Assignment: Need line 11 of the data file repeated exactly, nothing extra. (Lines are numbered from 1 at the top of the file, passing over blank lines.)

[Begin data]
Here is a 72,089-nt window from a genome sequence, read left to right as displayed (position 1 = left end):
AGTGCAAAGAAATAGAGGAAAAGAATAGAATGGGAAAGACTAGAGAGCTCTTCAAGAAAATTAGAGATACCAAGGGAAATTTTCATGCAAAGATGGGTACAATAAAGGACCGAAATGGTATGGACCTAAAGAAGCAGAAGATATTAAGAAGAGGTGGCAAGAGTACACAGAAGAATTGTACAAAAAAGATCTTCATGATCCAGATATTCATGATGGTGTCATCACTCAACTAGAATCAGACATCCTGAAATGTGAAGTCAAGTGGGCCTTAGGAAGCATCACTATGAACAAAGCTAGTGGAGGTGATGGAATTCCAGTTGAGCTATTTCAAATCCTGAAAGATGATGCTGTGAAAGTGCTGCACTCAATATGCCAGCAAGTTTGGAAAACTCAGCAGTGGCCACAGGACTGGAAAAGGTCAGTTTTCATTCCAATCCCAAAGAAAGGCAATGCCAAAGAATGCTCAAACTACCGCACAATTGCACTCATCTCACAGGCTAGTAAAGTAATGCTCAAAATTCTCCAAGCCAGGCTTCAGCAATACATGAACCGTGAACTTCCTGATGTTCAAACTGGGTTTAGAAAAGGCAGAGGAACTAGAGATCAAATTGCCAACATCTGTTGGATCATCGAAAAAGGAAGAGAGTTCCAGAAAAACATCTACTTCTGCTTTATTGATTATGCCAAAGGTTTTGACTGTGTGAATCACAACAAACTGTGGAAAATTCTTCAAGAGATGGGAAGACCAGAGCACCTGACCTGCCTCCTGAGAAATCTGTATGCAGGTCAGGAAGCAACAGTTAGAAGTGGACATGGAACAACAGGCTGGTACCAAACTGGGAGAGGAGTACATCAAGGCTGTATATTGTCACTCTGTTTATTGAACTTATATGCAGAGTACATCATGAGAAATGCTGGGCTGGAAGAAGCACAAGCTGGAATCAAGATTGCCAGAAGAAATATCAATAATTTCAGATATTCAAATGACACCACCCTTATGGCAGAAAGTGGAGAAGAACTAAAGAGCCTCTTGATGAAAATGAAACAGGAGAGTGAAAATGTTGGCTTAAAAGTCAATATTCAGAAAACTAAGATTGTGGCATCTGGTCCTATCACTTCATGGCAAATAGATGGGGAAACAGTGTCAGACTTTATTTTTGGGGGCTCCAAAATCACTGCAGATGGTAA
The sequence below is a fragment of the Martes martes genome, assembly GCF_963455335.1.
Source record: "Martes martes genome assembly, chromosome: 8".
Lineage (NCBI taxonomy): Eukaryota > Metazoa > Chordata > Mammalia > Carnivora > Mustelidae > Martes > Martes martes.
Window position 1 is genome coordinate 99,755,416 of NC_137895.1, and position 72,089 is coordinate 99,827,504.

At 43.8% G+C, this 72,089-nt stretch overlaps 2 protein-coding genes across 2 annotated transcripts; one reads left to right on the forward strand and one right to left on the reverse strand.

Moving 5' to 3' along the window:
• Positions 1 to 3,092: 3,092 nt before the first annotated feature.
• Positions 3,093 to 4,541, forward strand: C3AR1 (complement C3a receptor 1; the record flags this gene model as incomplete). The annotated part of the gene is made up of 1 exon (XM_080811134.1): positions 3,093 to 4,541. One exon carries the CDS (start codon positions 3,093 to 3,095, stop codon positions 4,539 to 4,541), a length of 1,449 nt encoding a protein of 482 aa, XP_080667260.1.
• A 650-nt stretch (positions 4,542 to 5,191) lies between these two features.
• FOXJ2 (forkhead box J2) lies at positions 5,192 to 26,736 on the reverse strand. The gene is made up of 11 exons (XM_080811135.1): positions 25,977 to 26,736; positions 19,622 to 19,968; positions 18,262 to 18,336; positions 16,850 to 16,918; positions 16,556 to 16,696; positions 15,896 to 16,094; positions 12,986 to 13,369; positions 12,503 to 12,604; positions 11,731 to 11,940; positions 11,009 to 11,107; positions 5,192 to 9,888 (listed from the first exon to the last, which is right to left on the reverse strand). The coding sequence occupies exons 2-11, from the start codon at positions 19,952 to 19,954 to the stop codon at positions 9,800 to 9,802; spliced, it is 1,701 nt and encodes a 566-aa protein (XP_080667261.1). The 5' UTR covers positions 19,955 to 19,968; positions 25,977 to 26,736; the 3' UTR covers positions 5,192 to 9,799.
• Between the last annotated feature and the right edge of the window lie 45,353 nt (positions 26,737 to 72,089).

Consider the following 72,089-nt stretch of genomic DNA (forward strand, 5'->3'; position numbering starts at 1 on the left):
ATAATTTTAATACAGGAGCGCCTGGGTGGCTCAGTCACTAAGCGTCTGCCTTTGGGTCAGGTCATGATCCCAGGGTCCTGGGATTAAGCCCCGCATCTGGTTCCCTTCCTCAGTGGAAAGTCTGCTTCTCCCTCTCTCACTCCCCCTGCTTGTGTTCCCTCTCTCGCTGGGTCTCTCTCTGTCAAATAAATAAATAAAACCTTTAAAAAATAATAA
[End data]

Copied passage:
• A 650-nt stretch (positions 4,542 to 5,191) lies between these two features.